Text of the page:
by Phillip J. Bryson

"Most progressives are apparently of a religious bent only when a political campaign is in progress, but for them socialism is an answer to the moral and ethical questions that historically have tended to grow out of religion."

Defining socialism can be challenging, given the various forms this ideology has taken in regions around the world—from the former U.S.S.R (now the Russian Federation)—to the Republic of Cuba. Socialism has undergone multiple transformations from its earliest inception before 1850. Bryson chronicles the ideological evolution of socialism via a table on page 21 in the book, that defines the time, socialist objective, and type of socialism that existed.

For example, from 1950-1965, the socialist objective was to implement economic planning, and the type of socialism was Western European democratic socialism; from the 1930s to 1990, the socialist objective was “command” central economic planning, and the type of socialism was Soviet (Marxist-Leninist). Bryson notes that from Karl Marx to Joseph Stalin, there was one form of socialism around the world, and that was Marxist socialism.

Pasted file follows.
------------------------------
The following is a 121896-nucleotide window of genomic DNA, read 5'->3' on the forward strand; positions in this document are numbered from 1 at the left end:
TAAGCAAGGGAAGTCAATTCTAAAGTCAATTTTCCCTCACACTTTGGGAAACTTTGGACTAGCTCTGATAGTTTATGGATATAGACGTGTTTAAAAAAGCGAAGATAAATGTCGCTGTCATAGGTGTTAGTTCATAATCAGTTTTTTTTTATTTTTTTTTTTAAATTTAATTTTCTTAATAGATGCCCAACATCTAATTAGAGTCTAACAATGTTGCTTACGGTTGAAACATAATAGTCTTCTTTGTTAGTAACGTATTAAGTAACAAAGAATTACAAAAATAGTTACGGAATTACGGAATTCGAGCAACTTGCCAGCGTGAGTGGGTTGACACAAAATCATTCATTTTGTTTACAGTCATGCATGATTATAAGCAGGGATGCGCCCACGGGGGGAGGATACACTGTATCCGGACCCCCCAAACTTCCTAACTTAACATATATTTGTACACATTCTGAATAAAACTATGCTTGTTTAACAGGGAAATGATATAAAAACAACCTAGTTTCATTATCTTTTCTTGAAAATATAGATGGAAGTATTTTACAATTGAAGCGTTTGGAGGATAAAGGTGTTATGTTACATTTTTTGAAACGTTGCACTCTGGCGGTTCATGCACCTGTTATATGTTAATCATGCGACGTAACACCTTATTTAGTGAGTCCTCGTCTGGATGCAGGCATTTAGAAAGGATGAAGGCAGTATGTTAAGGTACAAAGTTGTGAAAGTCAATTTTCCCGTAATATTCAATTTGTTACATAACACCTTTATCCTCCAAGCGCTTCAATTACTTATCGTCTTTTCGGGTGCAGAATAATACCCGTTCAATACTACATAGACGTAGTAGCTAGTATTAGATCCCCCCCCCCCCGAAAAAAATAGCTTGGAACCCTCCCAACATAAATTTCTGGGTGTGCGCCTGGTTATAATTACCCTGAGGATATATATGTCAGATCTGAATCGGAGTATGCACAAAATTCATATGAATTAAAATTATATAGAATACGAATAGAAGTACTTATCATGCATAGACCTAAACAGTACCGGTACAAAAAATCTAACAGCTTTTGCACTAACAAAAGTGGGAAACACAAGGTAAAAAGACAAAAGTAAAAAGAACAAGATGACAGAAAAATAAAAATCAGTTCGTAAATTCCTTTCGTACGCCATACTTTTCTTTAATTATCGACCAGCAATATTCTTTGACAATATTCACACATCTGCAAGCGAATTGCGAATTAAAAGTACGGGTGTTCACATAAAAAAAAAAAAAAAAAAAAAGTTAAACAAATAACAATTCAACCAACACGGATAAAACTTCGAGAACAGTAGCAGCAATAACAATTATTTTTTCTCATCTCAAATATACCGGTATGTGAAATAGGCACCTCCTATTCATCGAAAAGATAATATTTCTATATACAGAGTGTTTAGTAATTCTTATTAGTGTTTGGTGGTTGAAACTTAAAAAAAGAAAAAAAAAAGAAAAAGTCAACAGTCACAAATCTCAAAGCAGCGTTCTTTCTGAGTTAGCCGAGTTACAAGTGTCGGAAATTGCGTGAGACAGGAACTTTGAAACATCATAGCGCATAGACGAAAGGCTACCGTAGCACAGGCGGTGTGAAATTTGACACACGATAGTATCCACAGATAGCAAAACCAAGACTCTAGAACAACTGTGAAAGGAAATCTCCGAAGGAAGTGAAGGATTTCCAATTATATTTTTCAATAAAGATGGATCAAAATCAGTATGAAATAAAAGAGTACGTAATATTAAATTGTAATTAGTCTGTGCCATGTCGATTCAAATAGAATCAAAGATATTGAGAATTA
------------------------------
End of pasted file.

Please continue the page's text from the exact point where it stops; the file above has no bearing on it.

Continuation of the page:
The central thrust of this type of socialism espoused public ownership of the means of production—private capitalists were prohibited. On behalf of the working class, corporations would be managed and publicly owned. Bryson points out that socialism perished in Europe by the 1990s, largely because it had become a system without initiatives.

This book lauds the achievement of Adam Smith, the father of classical economics. The author credits Smith for establishing a conceptual structure of competitive markets, that has provided economic growth based on productivity of people in a democratic system. Bryson provides a comprehensive review of the impact of socialism in America and includes his personal hope that changes set in place after 2008 by the Obama administration are reversible.

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